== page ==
A WordCamp US this year, I spoke about the Trojan Emoji security bug, which we fixed in WordPress 4.1.2. In particular, I went through how we came to wrap our head around the bug, and then write a solution that worked for every WordPress site.
Earlier in the week, I joined Jeff from WPTavern to chat about WordPress Security, the recent WordPress 4.2.3 release, and my favourite food. Check out the full article here.
lol, I wouldn’t1. 1. If I absolutely had to, I wouldn’t do it the same as Ryan. WordPress isn’t (and will never be) Linux ZYpp is the dependency solver used by OpenSUSE (and its PHP port in Composer), it was born of the need to solve complex dependency trees. The good news is, WordPress doesn’t […]
Earlier in the year, we noticed a problem with JSON in WordPress. The JSON spec very explicitly notes that it only supports UTF-8, whereas WordPress can use any character set that MySQL supports. So, for sites that didn’t use MySQL’s utf8 or utf8mb4 character sets, this generally presented itself as json_encode() returning false; which resulted in either […]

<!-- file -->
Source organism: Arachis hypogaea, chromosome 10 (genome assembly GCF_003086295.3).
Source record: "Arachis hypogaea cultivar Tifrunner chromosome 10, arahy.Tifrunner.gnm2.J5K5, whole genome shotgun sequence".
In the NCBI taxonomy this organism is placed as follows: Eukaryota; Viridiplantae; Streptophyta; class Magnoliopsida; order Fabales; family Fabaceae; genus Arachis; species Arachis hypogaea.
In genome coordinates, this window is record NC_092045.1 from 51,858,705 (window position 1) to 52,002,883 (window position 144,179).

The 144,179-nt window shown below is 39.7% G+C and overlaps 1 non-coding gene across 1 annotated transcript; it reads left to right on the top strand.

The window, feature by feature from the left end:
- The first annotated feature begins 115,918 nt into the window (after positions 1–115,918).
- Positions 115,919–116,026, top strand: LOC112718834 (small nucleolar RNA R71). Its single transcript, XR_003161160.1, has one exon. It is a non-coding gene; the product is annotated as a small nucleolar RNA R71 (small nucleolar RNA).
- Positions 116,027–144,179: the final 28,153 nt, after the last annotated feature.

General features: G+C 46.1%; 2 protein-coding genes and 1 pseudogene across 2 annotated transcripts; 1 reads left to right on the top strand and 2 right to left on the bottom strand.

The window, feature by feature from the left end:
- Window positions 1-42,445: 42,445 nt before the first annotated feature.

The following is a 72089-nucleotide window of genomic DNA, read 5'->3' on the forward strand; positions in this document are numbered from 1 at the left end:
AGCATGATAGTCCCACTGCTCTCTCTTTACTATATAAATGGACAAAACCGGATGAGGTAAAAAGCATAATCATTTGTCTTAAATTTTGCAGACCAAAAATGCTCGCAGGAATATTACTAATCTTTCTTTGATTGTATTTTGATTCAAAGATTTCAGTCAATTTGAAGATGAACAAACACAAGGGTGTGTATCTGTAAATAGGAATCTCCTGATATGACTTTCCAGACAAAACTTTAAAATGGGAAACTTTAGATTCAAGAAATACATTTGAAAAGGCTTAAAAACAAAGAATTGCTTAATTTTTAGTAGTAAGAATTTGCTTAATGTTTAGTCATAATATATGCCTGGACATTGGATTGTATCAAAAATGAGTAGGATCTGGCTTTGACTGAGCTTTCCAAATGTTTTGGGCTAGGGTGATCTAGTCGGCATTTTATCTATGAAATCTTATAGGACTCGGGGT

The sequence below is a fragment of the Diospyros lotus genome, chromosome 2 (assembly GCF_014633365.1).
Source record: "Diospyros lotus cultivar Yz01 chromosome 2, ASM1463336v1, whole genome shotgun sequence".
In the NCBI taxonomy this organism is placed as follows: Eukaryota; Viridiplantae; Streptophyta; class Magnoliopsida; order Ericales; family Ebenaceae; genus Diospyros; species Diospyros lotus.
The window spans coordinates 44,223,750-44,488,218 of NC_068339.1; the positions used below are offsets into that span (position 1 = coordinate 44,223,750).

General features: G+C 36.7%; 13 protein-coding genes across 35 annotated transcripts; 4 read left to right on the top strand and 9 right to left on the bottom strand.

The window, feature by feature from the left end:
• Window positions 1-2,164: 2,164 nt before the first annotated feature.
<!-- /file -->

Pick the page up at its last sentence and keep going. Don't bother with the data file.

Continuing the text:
Over my past few years at Automattic, I’ve worked on a bunch of different teams and projects – VideoPress, the WordPress iOS app, various Social projects, and most recently, o2. I even took a few months to work on WordPress core, helping build the auto-update functionality that we now see rolling out security updates within […]